Plato did not conceal the fact that he derived his best philosophical doctrines from Pythagoras, and that himself was merely the first to reduce them to systematic order, occasionally interweaving with them metaphysical speculations of his own. But Pythagoras himself got his recondite doctrines, first from the descendants of Mochus, and later, from the Brahmans of India. He was also initiated into the Mysteries among the hierophants of Thebes, the Persian and Chaldean Magi. Thus, step by step do we trace the origin of most of our Christian doctrines to Middle Asia. Drop out from Christianity the personality of Jesus, so sublime, because of its unparalleled simplicity, and what remains? History and comparative theology echo back the melancholy answer, "A crumbling skeleton formed of the oldest Pagan myths!"

While the mythical birth and life of Jesus are a faithful copy of those of the Brahmanical Christna, his historical character of a religious reformer in Palestine is the true type of Buddha in India. In more than one respect their great resemblance in philanthropic and spiritual aspirations, as well as external circumstances is truly striking. Though the son of a king, while Jesus was but a carpenter, Buddha was not of the high Brahmanical caste by birth. Like Jesus, he felt dissatisfied with the dogmatic spirit of the religion of his country, the intolerance and hypocrisy of the priesthood, their outward show of devotion, and their useless ceremonials and prayers. As Buddha broke violently through the traditional laws and rules of the Brahmans, so did Jesus declare war against the Pharisees, and the proud Sadducees. What the Nazarene did as a consequence of his humble birth and position, Buddha did as a voluntary penance. He travelled about as a beggar; and -- again like Jesus -- later in life he sought by preference the companionship of publicans and sinners. Each aimed at a social as well as at a religious reform; and giving a deathblow to the old religions of his countries, each became the founder of a new one.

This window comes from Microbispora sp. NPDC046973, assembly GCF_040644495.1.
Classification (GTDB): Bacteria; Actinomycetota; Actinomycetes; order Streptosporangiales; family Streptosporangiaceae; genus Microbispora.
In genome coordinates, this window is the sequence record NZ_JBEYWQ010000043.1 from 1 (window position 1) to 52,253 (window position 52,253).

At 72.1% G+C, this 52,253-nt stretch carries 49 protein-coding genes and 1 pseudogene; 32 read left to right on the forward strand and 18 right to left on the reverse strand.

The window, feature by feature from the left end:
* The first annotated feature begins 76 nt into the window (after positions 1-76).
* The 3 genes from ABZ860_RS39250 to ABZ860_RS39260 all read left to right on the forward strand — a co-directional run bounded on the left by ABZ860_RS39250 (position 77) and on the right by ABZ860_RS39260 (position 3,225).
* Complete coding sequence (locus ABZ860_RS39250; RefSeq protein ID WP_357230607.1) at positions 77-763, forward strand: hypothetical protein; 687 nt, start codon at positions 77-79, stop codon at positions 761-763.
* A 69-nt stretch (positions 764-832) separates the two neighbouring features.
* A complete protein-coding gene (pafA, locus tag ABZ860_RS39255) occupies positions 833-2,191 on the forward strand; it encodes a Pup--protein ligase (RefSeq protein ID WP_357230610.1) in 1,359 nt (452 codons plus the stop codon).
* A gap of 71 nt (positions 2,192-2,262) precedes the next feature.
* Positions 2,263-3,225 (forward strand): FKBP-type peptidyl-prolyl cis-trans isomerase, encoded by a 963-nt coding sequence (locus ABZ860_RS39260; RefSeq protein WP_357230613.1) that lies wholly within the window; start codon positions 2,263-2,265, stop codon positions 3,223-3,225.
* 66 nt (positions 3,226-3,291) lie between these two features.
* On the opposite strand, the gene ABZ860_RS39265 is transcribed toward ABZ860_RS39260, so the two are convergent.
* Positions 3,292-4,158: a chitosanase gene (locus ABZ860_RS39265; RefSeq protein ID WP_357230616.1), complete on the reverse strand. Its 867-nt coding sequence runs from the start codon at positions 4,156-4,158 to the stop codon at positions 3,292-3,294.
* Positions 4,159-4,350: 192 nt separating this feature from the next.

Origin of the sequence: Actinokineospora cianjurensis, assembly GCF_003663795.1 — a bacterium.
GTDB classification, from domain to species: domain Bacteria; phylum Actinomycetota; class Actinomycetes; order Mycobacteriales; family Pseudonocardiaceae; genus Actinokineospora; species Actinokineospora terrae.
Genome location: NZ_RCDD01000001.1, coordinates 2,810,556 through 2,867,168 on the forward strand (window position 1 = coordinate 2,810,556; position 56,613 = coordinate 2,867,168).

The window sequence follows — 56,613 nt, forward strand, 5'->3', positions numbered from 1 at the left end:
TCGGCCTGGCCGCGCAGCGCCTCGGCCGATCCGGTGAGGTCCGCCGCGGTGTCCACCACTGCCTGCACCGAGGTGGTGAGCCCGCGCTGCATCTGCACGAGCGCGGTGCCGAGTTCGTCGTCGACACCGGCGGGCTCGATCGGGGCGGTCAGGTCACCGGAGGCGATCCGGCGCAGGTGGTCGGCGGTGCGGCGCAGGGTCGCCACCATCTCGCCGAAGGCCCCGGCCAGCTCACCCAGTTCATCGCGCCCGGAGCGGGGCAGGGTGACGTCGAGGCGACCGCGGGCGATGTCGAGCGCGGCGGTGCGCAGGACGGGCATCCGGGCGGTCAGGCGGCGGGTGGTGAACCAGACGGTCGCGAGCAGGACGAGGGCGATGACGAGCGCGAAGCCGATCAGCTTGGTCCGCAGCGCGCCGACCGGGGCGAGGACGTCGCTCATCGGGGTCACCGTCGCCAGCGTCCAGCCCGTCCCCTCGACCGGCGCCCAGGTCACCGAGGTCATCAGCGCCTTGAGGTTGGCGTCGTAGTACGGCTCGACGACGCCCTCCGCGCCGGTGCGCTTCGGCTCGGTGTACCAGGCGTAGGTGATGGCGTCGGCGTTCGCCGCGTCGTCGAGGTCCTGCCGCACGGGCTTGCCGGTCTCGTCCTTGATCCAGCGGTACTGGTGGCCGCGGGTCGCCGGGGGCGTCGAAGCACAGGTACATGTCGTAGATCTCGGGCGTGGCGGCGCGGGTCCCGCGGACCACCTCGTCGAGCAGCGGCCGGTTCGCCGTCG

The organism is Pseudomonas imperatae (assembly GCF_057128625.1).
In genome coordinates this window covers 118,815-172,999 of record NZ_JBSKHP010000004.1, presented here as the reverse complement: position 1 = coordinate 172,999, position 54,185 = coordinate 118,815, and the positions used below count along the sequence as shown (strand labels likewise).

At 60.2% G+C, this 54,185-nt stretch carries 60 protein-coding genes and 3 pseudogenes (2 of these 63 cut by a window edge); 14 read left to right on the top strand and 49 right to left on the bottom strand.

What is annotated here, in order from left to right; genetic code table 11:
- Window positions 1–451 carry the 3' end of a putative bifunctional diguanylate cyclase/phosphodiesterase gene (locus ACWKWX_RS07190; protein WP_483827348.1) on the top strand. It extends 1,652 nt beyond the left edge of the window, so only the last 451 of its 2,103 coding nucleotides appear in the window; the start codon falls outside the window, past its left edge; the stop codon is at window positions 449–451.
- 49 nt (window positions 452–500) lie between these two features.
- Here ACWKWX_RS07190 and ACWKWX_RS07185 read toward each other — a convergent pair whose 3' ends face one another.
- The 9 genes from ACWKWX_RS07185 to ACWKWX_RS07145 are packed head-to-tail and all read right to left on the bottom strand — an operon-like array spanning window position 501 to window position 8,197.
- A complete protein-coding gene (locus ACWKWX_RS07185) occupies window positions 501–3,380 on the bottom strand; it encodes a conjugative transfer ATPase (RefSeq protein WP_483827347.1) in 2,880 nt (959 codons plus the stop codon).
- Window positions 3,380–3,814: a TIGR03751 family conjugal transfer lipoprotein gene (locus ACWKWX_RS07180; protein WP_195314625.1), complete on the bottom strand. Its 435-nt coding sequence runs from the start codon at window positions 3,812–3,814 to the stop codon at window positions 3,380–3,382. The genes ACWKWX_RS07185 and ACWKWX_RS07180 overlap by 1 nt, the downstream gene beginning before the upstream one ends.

"The reform of Buddha," says Max Müller, "had originally much more of a social than of a religious character. The most important element of Buddhist reform has always been its social and moral code, not its metaphysical theories. That moral code is one of the most perfect which the world has ever known ... and he whose meditations had been how to deliver the soul of man from misery and the fear of death, had delivered the people of India from a degrading thraldom and from priestly tyranny." Further, the lecturer adds that were it otherwise, "Buddha might have taught whatever philosophy he pleased, and we should hardly have heard his name. The people would not have minded him, and his system would only have been a drop in the ocean of philosophic speculation by which India was deluged at all times."

The same with Jesus. While Philo, whom Renan calls Jesus's elder brother, Hillel, Shammai, and Gamaliel, are hardly mentioned -- Jesus has become a God! And still, pure and divine as was the moral code taught by Christ, it never could have borne comparison with that of Buddha, but for the tragedy of Calvary. That which helped forward the deification of Jesus was his dramatic death, the voluntary sacrifice of his life, alleged to have been made for the sake of mankind, and the later convenient dogma of the atonement, invented by the Christians. In India, where life is valued as of no account, the crucifixion would have produced little effect, if any.